« November 2005 Table of Contents
Shellfish Update: Mussels
Soaring prices of imports have done little to squeich growing demand
November 01, 2005
Mussels are more popular with American consumers than ever, as menus across the United States will attest. There certainly has been no dip in demand for these versatile bivalves, even though prices are soaring to record highs.
Many obstacles remain for mussel suppliers. A weak U.S. dollar is hurting importers of Canadian product. Green mussels from New Zealand now cost 12 percent more than in 2004. And flat production of wild or bottom-cultured mussels from Maine will drive up prices of that product as well.
Bill Silkes, owner of American Mussel Harvesters in North Kingstown, R.I., deals mainly with live mussels as well as oysters and clams. He says that overall demand for AMH’s mussels is up 20 to 25 percent, which bodes well for 2006.
Thus far in 2005, a total of 16,901 metric tons of blue mussels (Mytilus edulis) and green-shell mussels (Perna canaliculus) has been imported into the United States, worth $46.8 million, an average of $1.26 per pound, says the National Marine Fisheries Service.
In 2004, U.S. imports totaled 23,014 metric tons, at a value of $56.1 million, an average of $1.10 per pound. The total weight and value in 2004 were both record highs and represented an increase of more than 17 percent from 2003. That year saw imports drop by 5 percent from 2002.
Domestically, production remains stagnant. In 2003, the latest figures available from NMFS, 2,033 metric tons were produced, worth just over $6 million. That represented a drop in production of 7 percent from 2002.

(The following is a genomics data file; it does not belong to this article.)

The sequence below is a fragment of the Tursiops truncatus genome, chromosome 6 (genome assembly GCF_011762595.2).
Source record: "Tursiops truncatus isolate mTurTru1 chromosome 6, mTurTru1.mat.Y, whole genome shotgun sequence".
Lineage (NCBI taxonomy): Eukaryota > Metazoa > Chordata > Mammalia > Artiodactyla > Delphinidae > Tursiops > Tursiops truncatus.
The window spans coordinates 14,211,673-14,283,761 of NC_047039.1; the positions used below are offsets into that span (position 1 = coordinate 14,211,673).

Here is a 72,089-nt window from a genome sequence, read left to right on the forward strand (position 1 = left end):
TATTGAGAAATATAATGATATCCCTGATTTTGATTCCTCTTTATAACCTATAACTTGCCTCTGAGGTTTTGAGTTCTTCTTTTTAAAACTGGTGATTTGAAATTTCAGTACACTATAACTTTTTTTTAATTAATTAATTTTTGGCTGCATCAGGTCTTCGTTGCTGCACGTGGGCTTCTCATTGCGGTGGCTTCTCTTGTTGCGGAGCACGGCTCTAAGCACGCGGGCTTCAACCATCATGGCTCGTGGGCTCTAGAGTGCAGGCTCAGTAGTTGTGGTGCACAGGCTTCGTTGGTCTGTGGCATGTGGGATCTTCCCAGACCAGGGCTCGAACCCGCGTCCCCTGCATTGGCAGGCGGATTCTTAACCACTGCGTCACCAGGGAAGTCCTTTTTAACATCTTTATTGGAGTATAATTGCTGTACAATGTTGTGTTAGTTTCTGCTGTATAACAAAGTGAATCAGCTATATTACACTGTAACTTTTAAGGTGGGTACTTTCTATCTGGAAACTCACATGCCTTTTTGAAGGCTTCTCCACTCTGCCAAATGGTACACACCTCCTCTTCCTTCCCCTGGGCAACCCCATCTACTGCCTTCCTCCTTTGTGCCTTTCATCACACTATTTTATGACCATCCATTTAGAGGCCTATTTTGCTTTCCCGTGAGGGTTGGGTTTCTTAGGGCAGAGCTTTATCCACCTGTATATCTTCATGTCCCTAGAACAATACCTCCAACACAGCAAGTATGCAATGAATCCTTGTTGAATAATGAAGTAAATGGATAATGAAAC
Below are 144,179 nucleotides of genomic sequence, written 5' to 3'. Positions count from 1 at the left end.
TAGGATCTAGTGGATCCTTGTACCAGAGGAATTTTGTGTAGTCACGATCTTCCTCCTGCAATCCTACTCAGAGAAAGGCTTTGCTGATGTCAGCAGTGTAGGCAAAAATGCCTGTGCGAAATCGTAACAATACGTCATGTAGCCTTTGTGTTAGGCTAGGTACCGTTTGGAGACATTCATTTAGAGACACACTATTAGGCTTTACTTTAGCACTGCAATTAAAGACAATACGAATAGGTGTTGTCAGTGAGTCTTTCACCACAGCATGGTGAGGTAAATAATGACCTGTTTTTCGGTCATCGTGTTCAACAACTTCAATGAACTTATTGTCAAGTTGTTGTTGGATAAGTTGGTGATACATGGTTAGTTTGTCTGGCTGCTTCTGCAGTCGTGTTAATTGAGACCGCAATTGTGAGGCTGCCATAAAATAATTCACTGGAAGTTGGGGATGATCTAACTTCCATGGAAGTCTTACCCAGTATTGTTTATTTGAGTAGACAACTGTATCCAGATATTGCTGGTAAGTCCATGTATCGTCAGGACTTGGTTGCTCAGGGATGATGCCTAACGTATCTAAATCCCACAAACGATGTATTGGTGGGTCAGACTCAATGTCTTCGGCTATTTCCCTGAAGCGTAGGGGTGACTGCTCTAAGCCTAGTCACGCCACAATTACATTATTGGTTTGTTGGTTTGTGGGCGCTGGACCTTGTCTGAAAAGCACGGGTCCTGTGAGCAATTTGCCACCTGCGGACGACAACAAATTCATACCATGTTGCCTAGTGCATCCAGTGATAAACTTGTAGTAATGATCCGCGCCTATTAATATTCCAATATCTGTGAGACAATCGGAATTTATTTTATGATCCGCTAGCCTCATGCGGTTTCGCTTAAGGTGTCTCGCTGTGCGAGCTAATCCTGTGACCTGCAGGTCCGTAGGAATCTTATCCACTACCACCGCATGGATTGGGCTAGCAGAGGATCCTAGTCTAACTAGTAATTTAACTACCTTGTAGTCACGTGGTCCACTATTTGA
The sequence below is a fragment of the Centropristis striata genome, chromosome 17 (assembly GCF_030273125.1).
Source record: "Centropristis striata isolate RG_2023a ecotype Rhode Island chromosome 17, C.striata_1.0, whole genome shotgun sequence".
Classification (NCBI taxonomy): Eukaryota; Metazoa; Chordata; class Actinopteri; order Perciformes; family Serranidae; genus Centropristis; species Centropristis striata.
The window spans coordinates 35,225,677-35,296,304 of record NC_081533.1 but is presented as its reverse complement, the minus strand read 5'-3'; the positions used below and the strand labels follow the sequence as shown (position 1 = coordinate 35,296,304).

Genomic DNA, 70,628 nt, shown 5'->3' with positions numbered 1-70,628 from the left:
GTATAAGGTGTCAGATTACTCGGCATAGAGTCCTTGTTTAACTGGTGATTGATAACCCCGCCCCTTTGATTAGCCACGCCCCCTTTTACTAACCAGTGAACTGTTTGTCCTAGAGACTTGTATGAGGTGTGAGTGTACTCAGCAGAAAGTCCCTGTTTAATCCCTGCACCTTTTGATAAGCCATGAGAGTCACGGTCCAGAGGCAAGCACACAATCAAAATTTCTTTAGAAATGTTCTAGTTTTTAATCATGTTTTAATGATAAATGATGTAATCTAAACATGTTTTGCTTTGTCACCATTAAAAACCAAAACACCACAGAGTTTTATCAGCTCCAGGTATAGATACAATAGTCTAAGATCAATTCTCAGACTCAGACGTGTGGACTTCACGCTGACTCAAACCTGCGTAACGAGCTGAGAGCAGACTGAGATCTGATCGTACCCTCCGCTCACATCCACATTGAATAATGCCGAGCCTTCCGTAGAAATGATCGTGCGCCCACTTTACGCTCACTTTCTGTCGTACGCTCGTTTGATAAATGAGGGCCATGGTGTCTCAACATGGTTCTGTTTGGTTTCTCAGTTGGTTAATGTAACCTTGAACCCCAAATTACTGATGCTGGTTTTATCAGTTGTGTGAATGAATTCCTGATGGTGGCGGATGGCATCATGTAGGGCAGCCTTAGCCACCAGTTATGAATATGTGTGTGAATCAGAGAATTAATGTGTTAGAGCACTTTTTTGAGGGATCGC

Jefferson Oranellas, VP of sales at Great Eastern Mussel Farms in Tenants Harbor, Maine, says that bottom-culture production will remain flat in 2006, and the cost of all mussels will likely go up.
“Prices of rope-cultured mussels from Canada are up nearly 25 percent, and there is little room to expand up there,” he said. “Then there’s fuel costs, packaging costs. I see prices steadily going up.”
Imported supplies, however, are on the uptick. New Zealand, which traditionally accounts for the lion’s share of U.S. mussel imports, remains a major exporter of frozen, dried or brined mussels. Through August of this year, 21.6 million pounds of New Zealand mussels came into the United States, representing 57 percent of the total, up from 53 percent in 2004.
The price for New Zealand product has jumped significantly this year, up to $1.43 per pound from $1.27 per pound in 2004.
Canadian blue mussels, mainly from Prince Edward Island, account for 37 percent of the import total through August, at 13.6 million pounds. This year’s figures are on pace with 2004’s 18.6 million pounds. However, the price has risen from 87 cents per pound in 2004 to nearly $1.03.
John Price, founder and owner of JP’s Shellfish in Eliot, Maine, says the high price being paid for PEI mussels can be directly attributed to a weakening U.S. dollar. At press time, the Canadian dollar was trading at 85 cents U.S.
“There’s a scarcity of wild Maine mussels, and they are going for 30 to 40 cents cheaper than PEI’s,” Price says. “In reaction, I would expect that Maine mussels will continue to go up [in 2006].”
Yet producers are confident that the tremendous demand will allow buyers to absorb the price increases.
“Mussels are still a tremendous value,” Silkes says.